28. 28. COT Report CFTC Publishes every Friday at 3:30 PM Eastern Time. 90% of all Open Interests! Contains a summary of traders’ positions as of the close of business on previous Tuesday for each market in which 20 or more traders hold positions equal to or above the large trader reporting levels established by the CFTC Oil Futures FundamentalsIII CFTC: Commodity Futures TRADING Commission Regulating Certain Markets for Risk Management Contracts (Derivatives) REGULATORS Oil Futures Market
    29. 29. Speculation DebateV WTI Average Open Interest by Non-Commerical Participants, 2003-2008 Investment Banks & Speculation
    30. 30. Speculation DebateV WTI Average Open Interest by Commercial Participants, 2003-2008 Investment Banks & Speculation
    31. 31. Speculation DebateV 0 20 40 60 80 100 120 140 160 0 50,000 100,000 150,000 200,000 250,000 300,000 350,000 2005.03.15 2005.04.26 2005.06.07 2005.07.19 2005.08.30 2005.10.11 2005.11.22 2006.01.03 2006.02.14 2006.03.28 2006.05.09 2006.06.20 2006.08.01 2006.09.12 2006.10.24 2006.12.05 2007.01.16 2007.02.27 2007.04.10 2007.05.22 2007.07.03 2007.08.14 2007.09.25 2007.11.06 2007.12.18 2008.01.29 2008.03.11 2008.04.22 2008.06.03 2008.07.15 2008.08.26 2008.10.07 2008.11.18 2008.12.30 2009.02.10 2009.03.24 2009.05.08 2009.06.16 2009.07.28 2009.09.08 2009.10.20 2009.12.01 WTIOil CFTCData:NetBuyingW/Options Total Positions With Options: Bias Result WTI 선물 Net Buying Positions-O Long Positions alone appear to move up before prices, but to be non-bias, we must include short positions as well. A non-bias result with both short and long positions is in the next slide. Short positions cancel out Long Long Positions & Oil Prices
    32. 32. Speculation DebateV 0 20 40 60 80 100 120 140 160 0 50,000 100,000 150,000 200,000 250,000 2005.03.15 2005.05.17 2005.07.19 2005.09.20 2005.11.22 2006.01.24 2006.03.28 2006.05.30 2006.08.01 2006.10.03 2006.12.05 2007.02.06 2007.04.10 2007.06.12 2007.08.14 2007.10.16 2007.12.18 2008.02.19 2008.04.22 2008.06.24 2008.08.26 2008.10.28 2008.12.30 2009.03.03 2009.05.08 2009.07.07 2009.09.08 2009.11.09 WTIOil CFTCData:NetBuyingW/Options Net Buying With Options: Non-Bias Result WTI 선물 Net Buying Positions-O Long and Short Positions & Oil Prices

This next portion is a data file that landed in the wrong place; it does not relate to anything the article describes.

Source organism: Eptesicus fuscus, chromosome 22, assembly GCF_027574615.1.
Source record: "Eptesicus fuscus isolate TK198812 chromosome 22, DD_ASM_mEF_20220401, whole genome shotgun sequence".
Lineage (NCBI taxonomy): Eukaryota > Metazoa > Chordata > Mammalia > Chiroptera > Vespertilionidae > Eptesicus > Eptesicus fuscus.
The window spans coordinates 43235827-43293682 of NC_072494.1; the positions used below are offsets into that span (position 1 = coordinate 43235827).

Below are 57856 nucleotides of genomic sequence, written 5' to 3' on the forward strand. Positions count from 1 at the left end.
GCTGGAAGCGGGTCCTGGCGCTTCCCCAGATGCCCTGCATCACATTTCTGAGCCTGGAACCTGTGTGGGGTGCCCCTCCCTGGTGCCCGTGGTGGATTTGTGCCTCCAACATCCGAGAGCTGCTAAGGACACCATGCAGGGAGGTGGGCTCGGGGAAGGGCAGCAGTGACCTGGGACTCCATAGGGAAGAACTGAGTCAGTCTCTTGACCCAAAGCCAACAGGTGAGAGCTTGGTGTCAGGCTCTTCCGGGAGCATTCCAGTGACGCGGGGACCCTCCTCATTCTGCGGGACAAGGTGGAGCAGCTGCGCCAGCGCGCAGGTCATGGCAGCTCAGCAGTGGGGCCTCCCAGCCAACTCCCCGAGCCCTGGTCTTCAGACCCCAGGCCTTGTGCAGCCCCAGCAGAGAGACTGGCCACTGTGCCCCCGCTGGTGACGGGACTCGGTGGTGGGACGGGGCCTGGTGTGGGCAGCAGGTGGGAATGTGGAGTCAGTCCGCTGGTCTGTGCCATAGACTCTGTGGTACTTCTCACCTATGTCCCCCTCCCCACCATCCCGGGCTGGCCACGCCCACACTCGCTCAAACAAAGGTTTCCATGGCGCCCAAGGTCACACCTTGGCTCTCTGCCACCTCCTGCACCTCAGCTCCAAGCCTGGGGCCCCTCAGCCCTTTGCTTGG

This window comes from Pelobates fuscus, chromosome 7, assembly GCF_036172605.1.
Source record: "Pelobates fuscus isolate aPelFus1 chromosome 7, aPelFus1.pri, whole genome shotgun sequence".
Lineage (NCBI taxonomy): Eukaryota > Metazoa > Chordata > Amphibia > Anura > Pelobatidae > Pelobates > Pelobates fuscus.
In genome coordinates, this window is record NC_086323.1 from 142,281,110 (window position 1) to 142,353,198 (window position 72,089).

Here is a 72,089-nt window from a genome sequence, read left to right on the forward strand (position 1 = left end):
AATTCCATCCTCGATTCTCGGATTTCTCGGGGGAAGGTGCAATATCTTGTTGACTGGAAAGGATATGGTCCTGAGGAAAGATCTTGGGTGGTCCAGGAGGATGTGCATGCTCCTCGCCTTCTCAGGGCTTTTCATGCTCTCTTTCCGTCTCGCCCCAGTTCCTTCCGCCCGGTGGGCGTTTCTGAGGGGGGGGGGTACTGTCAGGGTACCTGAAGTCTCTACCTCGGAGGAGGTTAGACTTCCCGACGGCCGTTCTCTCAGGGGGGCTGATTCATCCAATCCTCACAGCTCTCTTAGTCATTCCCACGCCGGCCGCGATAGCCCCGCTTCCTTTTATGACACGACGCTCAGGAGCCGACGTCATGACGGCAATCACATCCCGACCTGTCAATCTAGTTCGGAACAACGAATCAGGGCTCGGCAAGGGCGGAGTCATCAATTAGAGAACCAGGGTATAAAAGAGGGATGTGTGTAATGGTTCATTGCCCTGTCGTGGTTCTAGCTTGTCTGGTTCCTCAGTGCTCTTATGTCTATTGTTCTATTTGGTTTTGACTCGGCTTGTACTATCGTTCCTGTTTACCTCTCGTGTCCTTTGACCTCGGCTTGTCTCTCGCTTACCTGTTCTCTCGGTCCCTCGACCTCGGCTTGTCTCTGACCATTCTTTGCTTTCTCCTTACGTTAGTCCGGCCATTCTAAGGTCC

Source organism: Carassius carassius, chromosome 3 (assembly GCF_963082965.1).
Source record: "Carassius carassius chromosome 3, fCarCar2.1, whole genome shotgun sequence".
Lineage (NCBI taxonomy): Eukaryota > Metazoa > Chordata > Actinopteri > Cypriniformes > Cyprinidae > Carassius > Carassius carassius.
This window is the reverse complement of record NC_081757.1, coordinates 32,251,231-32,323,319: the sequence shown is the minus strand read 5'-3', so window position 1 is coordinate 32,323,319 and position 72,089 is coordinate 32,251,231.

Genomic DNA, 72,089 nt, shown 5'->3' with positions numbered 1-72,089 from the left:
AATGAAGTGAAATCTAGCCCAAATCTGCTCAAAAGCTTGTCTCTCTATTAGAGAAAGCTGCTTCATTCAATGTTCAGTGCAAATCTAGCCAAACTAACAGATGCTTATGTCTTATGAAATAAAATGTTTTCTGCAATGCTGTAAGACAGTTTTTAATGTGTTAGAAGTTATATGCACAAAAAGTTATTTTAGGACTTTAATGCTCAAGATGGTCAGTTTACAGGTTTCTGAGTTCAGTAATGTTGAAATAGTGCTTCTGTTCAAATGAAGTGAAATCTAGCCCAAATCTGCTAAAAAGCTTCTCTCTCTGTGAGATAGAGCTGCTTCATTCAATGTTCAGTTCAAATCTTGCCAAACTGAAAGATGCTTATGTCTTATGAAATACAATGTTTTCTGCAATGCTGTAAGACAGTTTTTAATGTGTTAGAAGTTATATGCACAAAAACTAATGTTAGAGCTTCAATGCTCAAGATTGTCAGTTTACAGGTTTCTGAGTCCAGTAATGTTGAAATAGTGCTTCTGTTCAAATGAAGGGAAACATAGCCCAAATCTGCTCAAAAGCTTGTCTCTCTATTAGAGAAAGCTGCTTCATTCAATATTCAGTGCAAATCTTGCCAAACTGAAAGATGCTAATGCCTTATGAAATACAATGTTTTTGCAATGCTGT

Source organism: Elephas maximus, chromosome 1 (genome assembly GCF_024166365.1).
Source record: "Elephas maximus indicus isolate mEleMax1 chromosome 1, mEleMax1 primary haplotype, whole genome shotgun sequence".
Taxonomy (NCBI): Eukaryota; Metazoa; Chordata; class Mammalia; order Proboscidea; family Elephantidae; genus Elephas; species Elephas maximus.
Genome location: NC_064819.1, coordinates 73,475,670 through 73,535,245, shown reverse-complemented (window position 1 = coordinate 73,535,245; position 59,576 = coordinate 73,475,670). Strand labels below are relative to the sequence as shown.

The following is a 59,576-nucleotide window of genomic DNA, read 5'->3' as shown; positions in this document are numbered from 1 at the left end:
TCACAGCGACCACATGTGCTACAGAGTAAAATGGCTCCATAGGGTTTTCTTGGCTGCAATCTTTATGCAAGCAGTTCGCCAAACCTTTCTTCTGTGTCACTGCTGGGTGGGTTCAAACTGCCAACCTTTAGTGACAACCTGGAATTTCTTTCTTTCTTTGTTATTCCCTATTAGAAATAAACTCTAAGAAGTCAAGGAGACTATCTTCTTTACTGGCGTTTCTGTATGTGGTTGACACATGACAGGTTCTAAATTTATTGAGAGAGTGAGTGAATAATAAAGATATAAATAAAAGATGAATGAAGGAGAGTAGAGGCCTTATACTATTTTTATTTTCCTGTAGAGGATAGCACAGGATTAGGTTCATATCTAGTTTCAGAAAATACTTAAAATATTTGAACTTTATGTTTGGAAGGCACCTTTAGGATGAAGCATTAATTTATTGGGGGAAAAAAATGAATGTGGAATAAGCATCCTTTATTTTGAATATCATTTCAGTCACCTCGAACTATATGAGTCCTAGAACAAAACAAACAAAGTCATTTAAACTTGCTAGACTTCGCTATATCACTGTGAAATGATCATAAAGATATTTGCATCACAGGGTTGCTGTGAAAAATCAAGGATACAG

33. 33. Speculation DebateV Oil Price Schools of Thought & Primary Players Oil Prices 04-08 Increase Arguments Demand & Supply Reserves/ Discovery Declining Marginal Costs Optimists Oil Peakers Downstream Lobbyists Governments SpeculatorsFundamentals Distortions Excess Capacity US Fed Rate - $ Value Speculation Oil Peak 0 KEY Accept Partially Accept Reject US, JP, KR EU Oil Prices, Bias, and Political Lenses
    34. 34. SPECULATION DEBATEV INTERESTS Where is the Absolute Answer to Oil Prices? (1) Want to cover MC and generate capital for investment. (2) Want to avert demand destruction (1) Long Term View of Oil & Energy (2) Change Consumer Behavior (3) Sustain Globalization 0 (1) Realize Low Prices (2) Sustain Popularity (3) Show people they are doing something (1) Hedge Risk (2) Price Discovery (3) Speculators: Price Changes Dishonest Governments Honest Governments Oil Producers Oil Traders Truth?
    35. 35. Jeffrey Harris, Chief Economist at the CFTC, quit his post in January after finding no evidence that speculation played a role in driving up oil prices. SPECULATION DEBATEV SPECULATION EVIDENCE CFTC Chief Economist Speculation Evidence Commodity Trading Regulation Low Price Elasticity coupled with Insufficient Production Increases caused the 2007 to 2008 price increases rather than speculation James Hamilton, Economist Speculation Evidence “We do not need to show excessive speculation is affecting prices in order to approve the rule.”(Position Limits, et al.) CFTC Officials Speculation Evidence
    36. 36. If a contact traded in an Exempt Commercial Market (ECM) is found to influence price discovery, the ECM is subject to heightened regulation and to comply with Futures Contract principles New CFTC RulesVI ENACTED REGULATIONS Strengthen CFTC Authority over Futures Market (H.R. 6124) Farm Bill, 2008 Enacted Commodity Trading Regulation
    37. 37. (1) Wall Street Wide Spreads from Lack of Buyer-Seller transparency (2) Concentrated with 6 to 15 Institutions worldwide (3) want to control for potential risks from interconnectedness. (4) Transparency To Public & Regulatory Body = Better Pricing New CFTC RulesVI PROPOSED REGULATIONS Move To Standard OTC transactions into clearing houses Over-The-Counter (OTC) Derivatives Supporting Argument Option premium costs change with changes in underlying futures prices rather than options being a part of price discovery themselves. So option prices are derived from futures prices rather than setting futures prices - hence options are called derivatives.” Morgan Downey, Commodity Trader Opposing Argument Fear vs. Empiricism